Modern Witchcraft Sparks Interest Among Local Youth

By Katrina Haws, Editor–

Flames hover above crimson candles and the smell of incense wafts through the air. With a rose quartz crystal in one hand and a journal in the other, eyes closed and contemplative, Davis High senior Ana Fenton positions herself on her carpet in her central Davis home to begin an evening of witchcraft.

According to Pagan author and educator Patti Wigington, Paganism is an all encompassing term that includes an array of earth-based faiths, including Wicca which is a brand of witchcraft. However the terms, Wicca and Witchcraft, are often used interchangeably. Not all witches identify as Wiccan yet all Wiccans practice witchcraft.

UC Davis Professor Elisabeth Krimmer teaches a course titled “Witches: Myth and Reality” and has studied the evolution of witchcraft.

 “The contemporary Wicca movement is extremely diverse so you find all kinds of groups […] From the data that I’ve seen and the studies that I’ve seen, I would say the vast majority are life affirming, environmentalist and gender conscious. Often [it’s] with a feminist component, so a lot of it is very much worth supporting,” Krimmer said.

 “A big part of modern Wiccan movements is to live in harmony with nature, and I could see that with the threat of global warming, you would be attracted to a religion,” Krimmer said. “[…] Maybe more so than conventional religions that have maybe in some forms have failed to address what, in my view, is the biggest problem that we face right now.”

There is a very strong gender component to witchcraft. The majority of witchcraft accusations targeted women for a number of reasons.  

The witchcraft community is composed of a large female demographic, however those identifying in other ways also practice. Davis resident Charlie Julian doesn’t fit that mold, yet deeply resonates with many aspects of witchcraft.

“The thing it means most to me is basically taking back and reclaiming what has been lost […] A lot of folks I see who get into witchcraft are people that are marginalized. […] I am disabled. I am queer. So witchcraft is really a way to bring back power that has been lost to society, lost to people telling you you can’t do things [and] people telling you that you need to act a certain way,” Julian said.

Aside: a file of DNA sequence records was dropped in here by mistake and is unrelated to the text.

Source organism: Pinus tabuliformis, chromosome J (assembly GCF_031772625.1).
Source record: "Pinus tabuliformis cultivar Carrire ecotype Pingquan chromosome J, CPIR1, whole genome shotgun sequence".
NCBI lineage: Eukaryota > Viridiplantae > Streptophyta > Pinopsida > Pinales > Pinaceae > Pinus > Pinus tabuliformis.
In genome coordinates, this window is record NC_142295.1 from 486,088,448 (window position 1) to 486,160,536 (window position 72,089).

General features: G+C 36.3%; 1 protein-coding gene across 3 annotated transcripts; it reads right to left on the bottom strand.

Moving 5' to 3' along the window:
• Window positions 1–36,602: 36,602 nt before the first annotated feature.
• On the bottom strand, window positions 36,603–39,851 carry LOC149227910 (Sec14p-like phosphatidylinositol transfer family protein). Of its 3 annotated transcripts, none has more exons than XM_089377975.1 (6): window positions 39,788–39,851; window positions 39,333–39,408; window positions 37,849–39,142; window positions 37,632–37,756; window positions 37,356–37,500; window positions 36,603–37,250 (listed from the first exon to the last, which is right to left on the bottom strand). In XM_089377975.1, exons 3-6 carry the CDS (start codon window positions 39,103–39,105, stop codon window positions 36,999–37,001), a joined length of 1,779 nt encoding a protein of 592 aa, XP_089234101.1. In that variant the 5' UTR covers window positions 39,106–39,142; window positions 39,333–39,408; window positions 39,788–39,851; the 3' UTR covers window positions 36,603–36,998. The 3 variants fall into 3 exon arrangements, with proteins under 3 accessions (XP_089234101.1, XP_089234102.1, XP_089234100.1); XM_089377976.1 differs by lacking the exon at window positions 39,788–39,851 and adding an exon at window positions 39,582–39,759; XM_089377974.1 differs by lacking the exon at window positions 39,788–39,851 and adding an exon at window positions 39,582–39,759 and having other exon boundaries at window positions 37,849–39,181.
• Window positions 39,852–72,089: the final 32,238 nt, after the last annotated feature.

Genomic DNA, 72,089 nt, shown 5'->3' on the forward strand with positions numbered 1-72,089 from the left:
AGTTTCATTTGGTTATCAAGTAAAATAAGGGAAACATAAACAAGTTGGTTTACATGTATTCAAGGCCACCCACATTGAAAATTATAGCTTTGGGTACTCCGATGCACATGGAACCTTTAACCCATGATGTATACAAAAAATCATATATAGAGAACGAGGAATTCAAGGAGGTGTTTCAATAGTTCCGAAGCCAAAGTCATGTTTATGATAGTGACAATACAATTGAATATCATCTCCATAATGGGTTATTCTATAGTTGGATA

Fenton identifies as a witch and follows practices from the Wiccan faith. She centers her practice around intentional meditation and enjoys exploring the many different avenues associated with witchcraft. 

“I don’t make anything float, none of it’s like literally abra cadabra at all,” Fenton said. “I think that a lot of people think that it’s kind of absurd, like believing in unicorns and elves…but it’s not really any more absurd than anything else. People believe in books… people believe in all sorts of things.”

With the rise in uncertainty since the start of COVID-19, Fenton has enjoyed exploring her Wiccan practices. 

“It’s a good time to start becoming spiritual or religious so you can find some solace in all of this and feel a bit more at peace with your life and state of being,” Fenton said.

Witchcraft provides a spiritual practice with few restrictions. 

“There’s no creed, there’s no Bible and there’s no God almighty. We are bonded together by our interest in magic, but every person would probably believe something different from another person,” Fenton said.

Senior Zachary Breckner also finds this autonomy attractive. They attended Saint James Catholic School until 8th grade. However, the Catholic faith did not resonate with them, so they began searching for a new spiritual path. 

“I found witchcraft […] and it seemed like something that I definitely aligned with. What drew me to it was the good energies. If you put out something good in the universe you’re going to get that back so that seems like a really good thought process to me,” Breckner said. 

Breckner’s family has yet to accept their new found Wiccan faith and forced Breckner to remove an alter they had created. 

Both Breckner and Fenton believe that young people are intrigued by the practical nature and flexibility of witchcraft and wiccan ideas. 

“It’s a little more non traditional […] when you take the base of witchcraft and the Wiccan religion and you just kind of branch off of it and kind of pick and choose what you want to do. I feel like that’s a lot more convenient for a lot of people because you don’t have to strictly adhere to a lot of rules,” Breckner said. 

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